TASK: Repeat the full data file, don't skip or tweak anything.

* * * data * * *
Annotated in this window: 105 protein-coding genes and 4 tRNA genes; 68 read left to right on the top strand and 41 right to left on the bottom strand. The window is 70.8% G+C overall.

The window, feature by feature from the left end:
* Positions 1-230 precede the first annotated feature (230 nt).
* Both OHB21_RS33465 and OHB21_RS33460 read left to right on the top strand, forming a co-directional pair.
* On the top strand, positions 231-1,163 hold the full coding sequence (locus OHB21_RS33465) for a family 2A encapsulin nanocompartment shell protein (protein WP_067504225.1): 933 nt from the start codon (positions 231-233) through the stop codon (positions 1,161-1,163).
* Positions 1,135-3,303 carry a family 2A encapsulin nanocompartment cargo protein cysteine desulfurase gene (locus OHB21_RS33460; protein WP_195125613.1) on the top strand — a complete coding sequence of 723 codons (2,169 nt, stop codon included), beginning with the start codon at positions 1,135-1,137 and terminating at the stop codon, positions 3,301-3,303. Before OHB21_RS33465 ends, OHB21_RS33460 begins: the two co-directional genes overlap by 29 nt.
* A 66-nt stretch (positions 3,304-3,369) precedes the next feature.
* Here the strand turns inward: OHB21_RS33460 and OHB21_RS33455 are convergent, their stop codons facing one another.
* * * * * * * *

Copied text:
Annotated in this window: 105 protein-coding genes and 4 tRNA genes; 68 read left to right on the top strand and 41 right to left on the bottom strand. The window is 70.8% G+C overall.

The window, feature by feature from the left end:
* Positions 1-230 precede the first annotated feature (230 nt).
* Both OHB21_RS33465 and OHB21_RS33460 read left to right on the top strand, forming a co-directional pair.
* On the top strand, positions 231-1,163 hold the full coding sequence (locus OHB21_RS33465) for a family 2A encapsulin nanocompartment shell protein (protein WP_067504225.1): 933 nt from the start codon (positions 231-233) through the stop codon (positions 1,161-1,163).
* Positions 1,135-3,303 carry a family 2A encapsulin nanocompartment cargo protein cysteine desulfurase gene (locus OHB21_RS33460; protein WP_195125613.1) on the top strand — a complete coding sequence of 723 codons (2,169 nt, stop codon included), beginning with the start codon at positions 1,135-1,137 and terminating at the stop codon, positions 3,301-3,303. Before OHB21_RS33465 ends, OHB21_RS33460 begins: the two co-directional genes overlap by 29 nt.
* A 66-nt stretch (positions 3,304-3,369) precedes the next feature.
* Here the strand turns inward: OHB21_RS33460 and OHB21_RS33455 are convergent, their stop codons facing one another.